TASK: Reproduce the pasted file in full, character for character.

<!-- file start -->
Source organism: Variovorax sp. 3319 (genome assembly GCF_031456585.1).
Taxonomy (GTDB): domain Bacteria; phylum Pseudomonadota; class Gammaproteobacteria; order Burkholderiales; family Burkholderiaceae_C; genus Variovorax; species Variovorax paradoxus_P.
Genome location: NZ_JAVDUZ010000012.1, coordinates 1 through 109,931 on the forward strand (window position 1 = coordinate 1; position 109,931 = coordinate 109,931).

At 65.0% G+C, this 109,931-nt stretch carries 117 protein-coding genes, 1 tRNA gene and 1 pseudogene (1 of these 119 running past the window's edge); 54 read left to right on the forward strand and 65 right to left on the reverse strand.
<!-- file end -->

Source organism: Variovorax sp. 3319 (genome assembly GCF_031456585.1).
Taxonomy (GTDB): domain Bacteria; phylum Pseudomonadota; class Gammaproteobacteria; order Burkholderiales; family Burkholderiaceae_C; genus Variovorax; species Variovorax paradoxus_P.
Genome location: NZ_JAVDUZ010000012.1, coordinates 1 through 109,931 on the forward strand (window position 1 = coordinate 1; position 109,931 = coordinate 109,931).

At 65.0% G+C, this 109,931-nt stretch carries 117 protein-coding genes, 1 tRNA gene and 1 pseudogene (1 of these 119 running past the window's edge); 54 read left to right on the forward strand and 65 right to left on the reverse strand.